I submitted this to another Catholic forum and wanted to post it here too. Click here to read this article on Catholic Mom.
I’m a Catholic mother who loves my Faith, my husband and my children more than anything else in the world. I pray the Rosary every day. I visit Christ in Adoration. My children attend a wonderful Catholic school. I volunteer, play tennis, help with school parties, and drive carpool.
Oh, and by the way, I’m an alcoholic.
I never would have admitted that when I was still drinking. But now that I have been sober for a while and am in recovery I have found that admitting I’m an alcoholic helps me hit back at the shame that can cripple me if I let it.
And if I’m lucky, being somewhat public about my problem might help another woman face hers.
Shame goes hand-in-hand with being an alcoholic mother. Shame is awful, sneaky. And it’s not of God.
The stigma of being an alcoholic can keep some moms from getting help earlier, says Ann-Marie Loose, LSW, a clinical supervisor at Caron Treatment Centers based in Wernersville, PA. “You try to have the perfect home, be the perfect mom and wife,” said Loose. “And you look completely under control to the outside world, but alcohol is slowing destroying your life.”
And, Sarah Allen Benton, M.S., L.M.H.C. author of, Understanding the High-Functioning Alcoholic, said “It is as though the image of the “mother” and that of the “alcoholic” seem contradictory.” However, alcoholism does not discriminate and there are definitely good mothers who are also alcoholic.
My “problem” affected my marriage and my children, and it separated me from God. It wasn’t just about me anymore. As a Catholic mom it was imperative I tackle this truthfully, and in light of my Faith—without saddling myself with shame.
To be honest, I always knew there was something different about my drinking. I seemed to really love it. Everyone else could take it or leave it. Where other people had a couple of drinks to loosen up or wind down, I had a couple of drinks to “get going.” I eventually crossed the line from being a social drinker to being an alcoholic.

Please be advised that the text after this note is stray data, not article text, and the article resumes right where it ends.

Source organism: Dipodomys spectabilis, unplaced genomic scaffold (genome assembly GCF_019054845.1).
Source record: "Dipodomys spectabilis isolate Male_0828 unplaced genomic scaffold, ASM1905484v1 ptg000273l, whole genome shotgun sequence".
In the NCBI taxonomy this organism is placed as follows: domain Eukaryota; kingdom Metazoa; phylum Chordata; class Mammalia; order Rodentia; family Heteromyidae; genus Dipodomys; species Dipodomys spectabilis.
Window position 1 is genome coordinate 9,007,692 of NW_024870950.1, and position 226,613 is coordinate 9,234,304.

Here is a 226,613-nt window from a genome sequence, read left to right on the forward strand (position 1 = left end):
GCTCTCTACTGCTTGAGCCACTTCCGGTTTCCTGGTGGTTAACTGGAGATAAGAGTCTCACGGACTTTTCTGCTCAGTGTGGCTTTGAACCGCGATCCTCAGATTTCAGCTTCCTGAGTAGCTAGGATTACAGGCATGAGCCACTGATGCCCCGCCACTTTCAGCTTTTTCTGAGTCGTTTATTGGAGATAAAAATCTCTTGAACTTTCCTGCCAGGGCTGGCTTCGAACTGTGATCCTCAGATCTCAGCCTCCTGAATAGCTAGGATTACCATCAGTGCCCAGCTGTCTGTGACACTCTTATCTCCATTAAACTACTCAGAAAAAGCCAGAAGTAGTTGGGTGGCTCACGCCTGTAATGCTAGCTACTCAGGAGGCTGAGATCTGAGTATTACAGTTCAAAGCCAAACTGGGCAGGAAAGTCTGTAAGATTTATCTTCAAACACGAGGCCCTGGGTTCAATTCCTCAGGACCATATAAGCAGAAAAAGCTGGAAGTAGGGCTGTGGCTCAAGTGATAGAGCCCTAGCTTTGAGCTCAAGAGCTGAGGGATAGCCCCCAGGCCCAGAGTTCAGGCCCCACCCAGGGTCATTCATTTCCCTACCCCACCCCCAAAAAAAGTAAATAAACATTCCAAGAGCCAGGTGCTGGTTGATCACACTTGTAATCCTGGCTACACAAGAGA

How did I know? For me, I came to accept that I had a problem because of two things: God and my children. I came to recognize my dependence on alcohol was affecting my relationship as a daughter of Christ and as a mother to my children. So I became committed to seeking help.
The desire to mature in my relationship with God and the desire to be the mother I knew I could be were finally enough to get me to admit my problem and seek help. This was a very humbling endeavor, one I am so grateful to God for walking me through.
I think for each of us facing the facts about our drinking is a process, sometimes a long process. Sometimes that process is helped along a little bit by a DUI or an embarrassing episode. But for the most part, it’s something we come to accept through our relationship with God and with our families.
Experts offer these signs that our drinking might be out of control:
- We start making mistakes, forgetting our child’s sporting event, missing appointments.
- We start drinking before a social activity.
- We begin to avoid situations where alcohol will be present because we have difficulty controlling how much we drink—we wanted to protect our reputations.
- Once we start drinking we have trouble stopping.
- The time between drinking binges gets less and less.
- We might experience “blackouts,” which are simply periods of time we are unable to remember what took place when we were drinking.
- We behave in ways that are uncharacteristic of our sober selves. Dr. Jekyll and Mr. Hyde?
If you think you might have a drinking problem, or you love someone who does, I encourage you to talk it over with your Confessor. I found great strength and courage from admitting my problem first in the Sacrament of Reconciliation.
A few Lents ago, in the homily at Mass Father Frank challenged us to determine that “one thing” in our lives that was separating us from having a more intimate relationship with God. For me, I knew right away what that one thing was. I thought about this a lot. And then, finally, I gave up the alcohol. And in doing so, my whole family benefited.